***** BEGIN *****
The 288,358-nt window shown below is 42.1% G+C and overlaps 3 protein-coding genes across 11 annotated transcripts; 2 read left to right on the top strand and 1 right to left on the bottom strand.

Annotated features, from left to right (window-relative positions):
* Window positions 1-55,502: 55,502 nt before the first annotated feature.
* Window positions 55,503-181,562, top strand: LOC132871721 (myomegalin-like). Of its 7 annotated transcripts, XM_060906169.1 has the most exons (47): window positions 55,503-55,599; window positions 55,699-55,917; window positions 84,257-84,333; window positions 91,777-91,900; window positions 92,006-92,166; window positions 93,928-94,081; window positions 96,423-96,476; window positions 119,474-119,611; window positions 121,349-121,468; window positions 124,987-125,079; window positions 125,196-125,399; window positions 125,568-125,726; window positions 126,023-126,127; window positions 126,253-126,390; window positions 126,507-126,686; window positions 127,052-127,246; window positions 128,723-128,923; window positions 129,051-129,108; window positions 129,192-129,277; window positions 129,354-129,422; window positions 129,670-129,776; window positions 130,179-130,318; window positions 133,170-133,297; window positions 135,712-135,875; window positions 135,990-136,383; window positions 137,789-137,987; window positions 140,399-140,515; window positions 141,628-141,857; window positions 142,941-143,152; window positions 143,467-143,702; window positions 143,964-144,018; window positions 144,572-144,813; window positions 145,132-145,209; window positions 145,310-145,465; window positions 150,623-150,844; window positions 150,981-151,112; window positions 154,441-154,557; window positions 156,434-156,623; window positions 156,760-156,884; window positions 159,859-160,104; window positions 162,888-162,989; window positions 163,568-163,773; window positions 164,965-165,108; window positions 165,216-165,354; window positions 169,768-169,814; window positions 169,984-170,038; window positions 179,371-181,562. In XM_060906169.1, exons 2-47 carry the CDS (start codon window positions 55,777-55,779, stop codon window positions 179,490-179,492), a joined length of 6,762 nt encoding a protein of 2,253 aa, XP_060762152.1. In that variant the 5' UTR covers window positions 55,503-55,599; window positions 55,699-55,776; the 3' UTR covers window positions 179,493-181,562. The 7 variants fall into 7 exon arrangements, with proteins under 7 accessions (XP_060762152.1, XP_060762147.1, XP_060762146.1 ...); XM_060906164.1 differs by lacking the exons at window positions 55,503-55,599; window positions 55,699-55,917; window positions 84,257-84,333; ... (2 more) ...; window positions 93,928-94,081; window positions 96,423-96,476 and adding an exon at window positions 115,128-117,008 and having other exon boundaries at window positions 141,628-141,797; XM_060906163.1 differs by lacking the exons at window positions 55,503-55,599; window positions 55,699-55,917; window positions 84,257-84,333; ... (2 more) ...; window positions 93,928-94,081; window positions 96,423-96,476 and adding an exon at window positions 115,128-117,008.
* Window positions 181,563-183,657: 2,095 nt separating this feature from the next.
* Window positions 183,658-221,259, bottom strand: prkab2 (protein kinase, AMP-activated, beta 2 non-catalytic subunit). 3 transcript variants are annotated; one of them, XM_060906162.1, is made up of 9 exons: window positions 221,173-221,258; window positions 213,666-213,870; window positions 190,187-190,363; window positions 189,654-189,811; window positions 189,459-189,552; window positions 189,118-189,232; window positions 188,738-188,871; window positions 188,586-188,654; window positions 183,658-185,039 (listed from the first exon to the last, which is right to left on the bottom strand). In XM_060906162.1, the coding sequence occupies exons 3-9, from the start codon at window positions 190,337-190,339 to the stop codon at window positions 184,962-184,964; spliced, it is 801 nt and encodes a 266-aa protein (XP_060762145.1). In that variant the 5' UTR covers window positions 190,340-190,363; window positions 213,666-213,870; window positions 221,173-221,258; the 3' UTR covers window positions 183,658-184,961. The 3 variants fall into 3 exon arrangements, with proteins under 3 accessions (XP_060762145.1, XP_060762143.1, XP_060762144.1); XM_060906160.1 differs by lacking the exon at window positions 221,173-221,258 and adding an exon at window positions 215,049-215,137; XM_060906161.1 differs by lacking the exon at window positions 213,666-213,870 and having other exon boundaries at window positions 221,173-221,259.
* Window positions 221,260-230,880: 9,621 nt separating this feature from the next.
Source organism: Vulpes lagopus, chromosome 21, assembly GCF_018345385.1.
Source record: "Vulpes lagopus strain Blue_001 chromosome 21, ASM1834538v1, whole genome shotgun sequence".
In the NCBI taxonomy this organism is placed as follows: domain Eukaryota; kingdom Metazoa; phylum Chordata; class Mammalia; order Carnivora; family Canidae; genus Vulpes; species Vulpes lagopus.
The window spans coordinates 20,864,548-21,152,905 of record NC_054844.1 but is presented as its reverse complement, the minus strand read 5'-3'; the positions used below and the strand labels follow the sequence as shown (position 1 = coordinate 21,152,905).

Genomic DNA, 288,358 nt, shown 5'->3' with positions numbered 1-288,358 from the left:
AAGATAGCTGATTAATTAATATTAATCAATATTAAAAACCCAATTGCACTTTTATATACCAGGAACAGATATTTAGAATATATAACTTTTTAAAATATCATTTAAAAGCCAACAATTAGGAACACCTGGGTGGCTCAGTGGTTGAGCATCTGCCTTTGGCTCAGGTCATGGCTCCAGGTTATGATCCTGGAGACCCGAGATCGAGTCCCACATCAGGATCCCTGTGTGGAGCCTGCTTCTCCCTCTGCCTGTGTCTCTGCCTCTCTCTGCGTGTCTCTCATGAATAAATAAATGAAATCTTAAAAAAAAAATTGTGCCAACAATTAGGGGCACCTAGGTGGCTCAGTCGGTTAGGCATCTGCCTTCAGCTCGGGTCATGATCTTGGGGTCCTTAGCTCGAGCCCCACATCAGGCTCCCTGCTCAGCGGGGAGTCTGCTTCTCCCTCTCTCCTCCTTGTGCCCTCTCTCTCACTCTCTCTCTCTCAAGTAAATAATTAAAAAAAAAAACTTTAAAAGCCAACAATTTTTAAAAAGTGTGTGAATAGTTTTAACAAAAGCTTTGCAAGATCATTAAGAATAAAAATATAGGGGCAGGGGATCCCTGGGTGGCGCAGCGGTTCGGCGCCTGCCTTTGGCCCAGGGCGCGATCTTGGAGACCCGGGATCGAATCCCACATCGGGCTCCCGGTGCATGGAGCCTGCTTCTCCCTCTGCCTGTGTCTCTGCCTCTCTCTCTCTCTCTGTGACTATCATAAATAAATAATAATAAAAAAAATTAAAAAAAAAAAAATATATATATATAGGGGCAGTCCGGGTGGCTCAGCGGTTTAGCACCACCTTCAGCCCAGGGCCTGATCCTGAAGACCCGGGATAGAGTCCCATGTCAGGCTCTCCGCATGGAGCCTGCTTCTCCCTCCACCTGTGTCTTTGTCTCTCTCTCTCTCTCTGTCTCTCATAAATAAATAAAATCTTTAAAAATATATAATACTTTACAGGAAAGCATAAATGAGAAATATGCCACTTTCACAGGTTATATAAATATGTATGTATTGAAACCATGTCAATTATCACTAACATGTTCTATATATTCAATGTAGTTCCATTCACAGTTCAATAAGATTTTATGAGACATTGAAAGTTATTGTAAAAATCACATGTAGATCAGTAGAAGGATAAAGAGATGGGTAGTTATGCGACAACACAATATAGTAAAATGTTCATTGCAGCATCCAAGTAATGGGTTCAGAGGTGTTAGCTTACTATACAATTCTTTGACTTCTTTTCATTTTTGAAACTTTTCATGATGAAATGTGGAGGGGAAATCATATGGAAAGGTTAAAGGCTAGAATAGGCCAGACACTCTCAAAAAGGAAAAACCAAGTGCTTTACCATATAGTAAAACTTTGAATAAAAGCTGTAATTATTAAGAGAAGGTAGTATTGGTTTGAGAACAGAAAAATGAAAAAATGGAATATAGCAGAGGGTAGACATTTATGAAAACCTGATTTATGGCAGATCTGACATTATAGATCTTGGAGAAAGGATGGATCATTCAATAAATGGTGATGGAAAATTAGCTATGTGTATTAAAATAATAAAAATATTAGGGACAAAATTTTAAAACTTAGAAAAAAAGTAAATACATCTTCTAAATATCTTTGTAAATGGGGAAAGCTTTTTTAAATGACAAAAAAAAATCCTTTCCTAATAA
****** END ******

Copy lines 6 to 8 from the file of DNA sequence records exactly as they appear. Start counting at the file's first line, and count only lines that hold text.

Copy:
* Window positions 183,658-221,259, bottom strand: prkab2 (protein kinase, AMP-activated, beta 2 non-catalytic subunit). 3 transcript variants are annotated; one of them, XM_060906162.1, is made up of 9 exons: window positions 221,173-221,258; window positions 213,666-213,870; window positions 190,187-190,363; window positions 189,654-189,811; window positions 189,459-189,552; window positions 189,118-189,232; window positions 188,738-188,871; window positions 188,586-188,654; window positions 183,658-185,039 (listed from the first exon to the last, which is right to left on the bottom strand). In XM_060906162.1, the coding sequence occupies exons 3-9, from the start codon at window positions 190,337-190,339 to the stop codon at window positions 184,962-184,964; spliced, it is 801 nt and encodes a 266-aa protein (XP_060762145.1). In that variant the 5' UTR covers window positions 190,340-190,363; window positions 213,666-213,870; window positions 221,173-221,258; the 3' UTR covers window positions 183,658-184,961. The 3 variants fall into 3 exon arrangements, with proteins under 3 accessions (XP_060762145.1, XP_060762143.1, XP_060762144.1); XM_060906160.1 differs by lacking the exon at window positions 221,173-221,258 and adding an exon at window positions 215,049-215,137; XM_060906161.1 differs by lacking the exon at window positions 213,666-213,870 and having other exon boundaries at window positions 221,173-221,259.
* Window positions 221,260-230,880: 9,621 nt separating this feature from the next.
Source organism: Vulpes lagopus, chromosome 21, assembly GCF_018345385.1.